Cube (film series)
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|Cube (film series)|
All three films are centered, with slight variations, on the same science-fictional setting: a gigantic, mechanized cubical structure of unknown purpose and origin, made up of numerous smaller cubical rooms, in which most or all of the principal characters inexplicably awaken in the opening scenes. Each of these rooms has six heavy vault doors, one on each face of the cube, which lead into adjacent, largely identical rooms, differing occasionally by colour of lighting. Some of these rooms are "safe", while others are equipped with deadly booby traps such as flamethrowers and razorwire. In some cases it is possible to detect a trap by throwing an object into the room first, although this method is not always reliable due to the trigger mechanism of certain traps.
In each case, a group of strangers awakens in this mysterious structure, without any knowledge of how or why they are there. In order to escape from the prison, they must band together and use their combined skills and talents to avoid the traps and navigate out of the maze, while also trying to solve the mystery of what the cube is and why they are in it. However, the pressure of being in the Cube generally turns one of the prisoners into a homicidal maniac who preys on the others.
Cube Zero was slightly different from the first two films in that it also dealt with the people on the outside of the Cube whose job it was to control the cube and oversee those within.
A fourth film was rumored in March 2011, and a remake of the first film was announced in April 2015.
- Cube (1997), the first film in the series, follows a group of seven frightened strangers who find themselves trapped in a bizarre maze of cubical rooms, with no memory of how they arrived there. Searching for a way out, they soon discover that many rooms contain lethal booby traps, while others are safe. Initially the prisoners band together in attempt to escape, however as their stay becomes longer the prisoners begin to fight each other because of the stress of their imprisonment. Despite the film's low budget, it achieved moderate commercial success and has developed a cult following due to its surreal, Kafkaesque setting.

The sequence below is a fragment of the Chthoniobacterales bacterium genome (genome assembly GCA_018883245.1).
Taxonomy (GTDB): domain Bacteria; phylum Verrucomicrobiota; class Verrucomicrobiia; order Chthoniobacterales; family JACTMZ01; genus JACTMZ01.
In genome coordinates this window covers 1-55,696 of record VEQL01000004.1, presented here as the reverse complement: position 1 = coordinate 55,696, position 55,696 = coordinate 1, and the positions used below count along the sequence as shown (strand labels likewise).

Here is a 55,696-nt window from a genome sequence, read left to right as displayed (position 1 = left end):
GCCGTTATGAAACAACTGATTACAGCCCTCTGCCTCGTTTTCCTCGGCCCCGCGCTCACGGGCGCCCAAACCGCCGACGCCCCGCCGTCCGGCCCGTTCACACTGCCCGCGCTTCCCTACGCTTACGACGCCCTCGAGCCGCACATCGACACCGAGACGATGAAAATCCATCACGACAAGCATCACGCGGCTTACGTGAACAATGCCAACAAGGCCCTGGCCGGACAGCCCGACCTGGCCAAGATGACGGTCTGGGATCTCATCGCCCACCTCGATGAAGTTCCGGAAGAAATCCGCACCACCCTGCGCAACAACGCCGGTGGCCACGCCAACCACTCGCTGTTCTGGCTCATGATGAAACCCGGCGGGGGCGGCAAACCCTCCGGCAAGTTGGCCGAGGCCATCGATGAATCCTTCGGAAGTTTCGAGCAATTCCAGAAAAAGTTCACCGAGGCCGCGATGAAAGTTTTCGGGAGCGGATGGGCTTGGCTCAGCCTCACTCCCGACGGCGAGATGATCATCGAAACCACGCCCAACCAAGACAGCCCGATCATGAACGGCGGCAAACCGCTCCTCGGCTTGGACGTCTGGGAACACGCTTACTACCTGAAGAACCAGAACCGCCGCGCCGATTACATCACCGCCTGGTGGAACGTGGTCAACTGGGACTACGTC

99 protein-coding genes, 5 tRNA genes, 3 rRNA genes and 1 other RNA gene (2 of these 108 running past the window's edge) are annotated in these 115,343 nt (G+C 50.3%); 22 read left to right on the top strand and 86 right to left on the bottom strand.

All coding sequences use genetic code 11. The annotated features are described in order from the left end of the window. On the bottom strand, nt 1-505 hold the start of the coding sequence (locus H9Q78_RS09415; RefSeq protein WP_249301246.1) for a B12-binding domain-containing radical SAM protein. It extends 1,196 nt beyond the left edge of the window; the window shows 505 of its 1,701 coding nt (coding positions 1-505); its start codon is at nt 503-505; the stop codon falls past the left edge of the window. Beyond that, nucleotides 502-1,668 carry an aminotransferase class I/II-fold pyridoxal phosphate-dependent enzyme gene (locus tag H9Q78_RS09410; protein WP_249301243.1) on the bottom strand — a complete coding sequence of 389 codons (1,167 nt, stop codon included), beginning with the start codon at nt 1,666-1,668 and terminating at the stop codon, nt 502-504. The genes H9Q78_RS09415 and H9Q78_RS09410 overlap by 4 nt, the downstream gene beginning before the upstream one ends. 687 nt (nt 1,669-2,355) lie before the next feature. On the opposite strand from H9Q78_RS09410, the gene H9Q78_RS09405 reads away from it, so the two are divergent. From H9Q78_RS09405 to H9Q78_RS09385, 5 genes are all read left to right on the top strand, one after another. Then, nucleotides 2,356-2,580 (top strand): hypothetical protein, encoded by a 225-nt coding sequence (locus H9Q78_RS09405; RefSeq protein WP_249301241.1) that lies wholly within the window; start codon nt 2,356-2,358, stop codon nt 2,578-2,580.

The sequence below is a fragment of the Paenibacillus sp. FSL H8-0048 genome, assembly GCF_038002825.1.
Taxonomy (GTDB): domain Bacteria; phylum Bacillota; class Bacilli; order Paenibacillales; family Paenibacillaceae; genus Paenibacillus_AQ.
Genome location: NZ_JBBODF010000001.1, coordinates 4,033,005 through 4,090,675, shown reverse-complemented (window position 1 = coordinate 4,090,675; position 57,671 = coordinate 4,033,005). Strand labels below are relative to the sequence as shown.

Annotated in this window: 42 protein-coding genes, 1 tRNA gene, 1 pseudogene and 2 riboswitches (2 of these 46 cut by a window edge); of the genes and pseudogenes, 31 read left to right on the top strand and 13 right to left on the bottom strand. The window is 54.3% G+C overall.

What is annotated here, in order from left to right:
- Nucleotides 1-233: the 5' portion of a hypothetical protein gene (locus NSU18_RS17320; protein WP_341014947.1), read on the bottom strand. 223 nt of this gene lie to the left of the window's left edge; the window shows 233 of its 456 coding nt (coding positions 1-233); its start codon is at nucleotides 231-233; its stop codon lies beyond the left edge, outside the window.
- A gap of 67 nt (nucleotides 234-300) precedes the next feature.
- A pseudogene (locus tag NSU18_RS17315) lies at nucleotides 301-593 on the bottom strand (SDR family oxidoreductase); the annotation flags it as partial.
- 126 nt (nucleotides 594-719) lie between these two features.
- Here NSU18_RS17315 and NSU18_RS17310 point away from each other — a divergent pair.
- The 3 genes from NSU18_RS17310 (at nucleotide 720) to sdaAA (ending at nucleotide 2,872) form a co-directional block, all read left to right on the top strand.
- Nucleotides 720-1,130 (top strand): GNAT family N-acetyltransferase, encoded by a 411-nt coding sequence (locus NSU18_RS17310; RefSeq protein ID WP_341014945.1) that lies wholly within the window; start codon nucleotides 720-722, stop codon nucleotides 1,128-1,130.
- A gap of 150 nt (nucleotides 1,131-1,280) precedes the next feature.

- Cube 2: Hypercube (2002) is a sequel to the film Cube. The dusky, dingy rooms of the first film are replaced with high-tech, brightly lit rooms, and the conventional technology of the original traps are replaced with threats based on abstract mathematics. A new group of prisoners quickly discovers that, unlike the original Cube, the rooms in their prison appear to shift instantaneously. They realize they are inside a hypercube in which gravity, space, and time are distorted. This time the prisoners each have a connection to the cube's suggested creator.
- Cube Zero (2004) is a prequel to the film Cube. Unlike the first two films, which were limited to the prisoners' point of view, the film concerns two characters, Eric Wynn and Dodd, who are technicians observing the prisoners. Wynn finds himself caring about the fate of Cassandra Rains, a woman in the Cube, and decides to risk his job and even his life to help her try to escape. The rooms are similar to the original film, except that the colors are not as bright as in the first film.
Possible sequels or remakes
|Year of Release||1997||2002||2004|
|Quentin McNeil||Maurice Dean Wint|
|Joan Leaven / McCaw||Nicole de Boer||Ashley James|
|David Worth / Smith||David Hewlett||Dino Bellisario|
|Dr. Helen Holloway / Chandler||Nicky Guadagni||Sandy Ross|
|Kate Filmore||Kari Matchett|
|Simon Grady||Geraint Wyn Davies|
|Sasha / Alex Trusk||Grace Lynn Kung|
|Jerry Whitehall||Neil Crone|
|Max Riesler||Matthew Ferguson|
|Colonel Thomas H. Maguire||Bruce Gray|
|Mrs. Paley||Barbara Gordon|
|The General||Philip Akin|
|Julia Sewell||Lindsey Connell|
|Becky Young||Greer Kent|
|Dr. Phil Rosenzweig||Andrew Scorer|
|Eric Wynn||Zachary Bennett|
|Cassandra Rains||Stephanie Moore|
|Meyerhold||Mike "Nug" Nahrgang|
|Robert P. Haskell||Martin Roach|
|Male Doctor||Fernando Cursione|
|Female Doctor||Araxi Arslanian|
Prisoners details in each film